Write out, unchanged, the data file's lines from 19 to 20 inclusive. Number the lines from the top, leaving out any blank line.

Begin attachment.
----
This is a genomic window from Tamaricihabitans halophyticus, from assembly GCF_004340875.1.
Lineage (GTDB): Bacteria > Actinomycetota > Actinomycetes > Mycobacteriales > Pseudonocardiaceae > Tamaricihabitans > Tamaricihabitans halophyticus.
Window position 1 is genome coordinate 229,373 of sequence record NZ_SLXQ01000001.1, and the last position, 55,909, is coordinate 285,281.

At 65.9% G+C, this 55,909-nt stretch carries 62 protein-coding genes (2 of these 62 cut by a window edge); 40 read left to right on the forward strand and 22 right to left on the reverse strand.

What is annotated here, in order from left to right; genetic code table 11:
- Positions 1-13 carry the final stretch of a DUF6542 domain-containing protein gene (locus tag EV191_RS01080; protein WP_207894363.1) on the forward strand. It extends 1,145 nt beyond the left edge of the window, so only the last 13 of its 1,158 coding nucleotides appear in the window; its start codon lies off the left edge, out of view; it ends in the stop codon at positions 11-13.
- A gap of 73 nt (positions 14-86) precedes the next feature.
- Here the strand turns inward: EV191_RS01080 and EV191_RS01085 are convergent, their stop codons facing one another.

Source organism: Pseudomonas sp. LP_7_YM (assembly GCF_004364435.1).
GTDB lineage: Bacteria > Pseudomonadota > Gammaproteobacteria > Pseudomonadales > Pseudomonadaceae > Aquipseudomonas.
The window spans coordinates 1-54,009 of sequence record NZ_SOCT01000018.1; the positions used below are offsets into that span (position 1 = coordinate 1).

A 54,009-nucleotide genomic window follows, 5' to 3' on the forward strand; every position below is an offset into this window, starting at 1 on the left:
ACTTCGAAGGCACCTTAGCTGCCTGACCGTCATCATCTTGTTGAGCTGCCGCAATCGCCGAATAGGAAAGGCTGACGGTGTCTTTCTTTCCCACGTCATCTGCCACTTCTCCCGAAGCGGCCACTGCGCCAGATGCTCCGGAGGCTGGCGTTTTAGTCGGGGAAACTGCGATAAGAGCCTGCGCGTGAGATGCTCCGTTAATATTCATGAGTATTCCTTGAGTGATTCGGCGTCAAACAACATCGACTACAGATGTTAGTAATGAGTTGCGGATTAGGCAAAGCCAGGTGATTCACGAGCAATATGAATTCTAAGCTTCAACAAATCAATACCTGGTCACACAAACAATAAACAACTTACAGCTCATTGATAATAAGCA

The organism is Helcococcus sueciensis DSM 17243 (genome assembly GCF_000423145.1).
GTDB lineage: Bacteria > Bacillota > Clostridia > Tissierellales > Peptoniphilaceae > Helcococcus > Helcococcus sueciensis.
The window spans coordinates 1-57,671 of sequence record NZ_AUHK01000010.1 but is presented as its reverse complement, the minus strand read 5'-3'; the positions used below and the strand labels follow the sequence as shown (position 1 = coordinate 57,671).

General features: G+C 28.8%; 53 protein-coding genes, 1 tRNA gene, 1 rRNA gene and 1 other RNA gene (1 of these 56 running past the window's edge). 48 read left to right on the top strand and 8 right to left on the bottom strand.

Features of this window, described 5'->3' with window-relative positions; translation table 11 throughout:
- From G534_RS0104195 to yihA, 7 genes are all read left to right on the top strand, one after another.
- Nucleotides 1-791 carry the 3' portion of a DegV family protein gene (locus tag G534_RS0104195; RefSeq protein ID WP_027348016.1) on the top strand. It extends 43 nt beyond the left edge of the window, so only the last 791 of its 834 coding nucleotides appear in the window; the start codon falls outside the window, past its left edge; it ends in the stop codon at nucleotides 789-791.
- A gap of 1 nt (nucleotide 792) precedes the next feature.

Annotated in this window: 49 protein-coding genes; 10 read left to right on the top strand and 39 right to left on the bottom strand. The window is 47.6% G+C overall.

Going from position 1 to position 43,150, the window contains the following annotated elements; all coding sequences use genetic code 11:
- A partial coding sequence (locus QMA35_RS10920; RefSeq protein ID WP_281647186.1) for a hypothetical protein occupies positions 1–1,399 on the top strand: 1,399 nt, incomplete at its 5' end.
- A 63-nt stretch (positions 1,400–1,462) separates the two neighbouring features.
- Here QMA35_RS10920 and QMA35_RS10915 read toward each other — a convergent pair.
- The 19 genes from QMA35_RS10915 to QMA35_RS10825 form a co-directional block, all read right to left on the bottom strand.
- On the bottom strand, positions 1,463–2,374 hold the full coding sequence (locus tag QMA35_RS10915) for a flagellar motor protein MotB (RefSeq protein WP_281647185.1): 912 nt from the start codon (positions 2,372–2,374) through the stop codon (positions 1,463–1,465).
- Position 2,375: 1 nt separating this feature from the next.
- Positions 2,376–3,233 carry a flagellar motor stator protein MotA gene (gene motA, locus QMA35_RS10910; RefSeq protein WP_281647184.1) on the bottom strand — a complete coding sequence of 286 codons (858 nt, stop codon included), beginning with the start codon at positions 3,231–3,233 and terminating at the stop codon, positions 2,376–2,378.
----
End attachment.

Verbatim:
- From G534_RS0104195 to yihA, 7 genes are all read left to right on the top strand, one after another.
- Nucleotides 1-791 carry the 3' portion of a DegV family protein gene (locus tag G534_RS0104195; RefSeq protein ID WP_027348016.1) on the top strand. It extends 43 nt beyond the left edge of the window, so only the last 791 of its 834 coding nucleotides appear in the window; the start codon falls outside the window, past its left edge; it ends in the stop codon at nucleotides 789-791.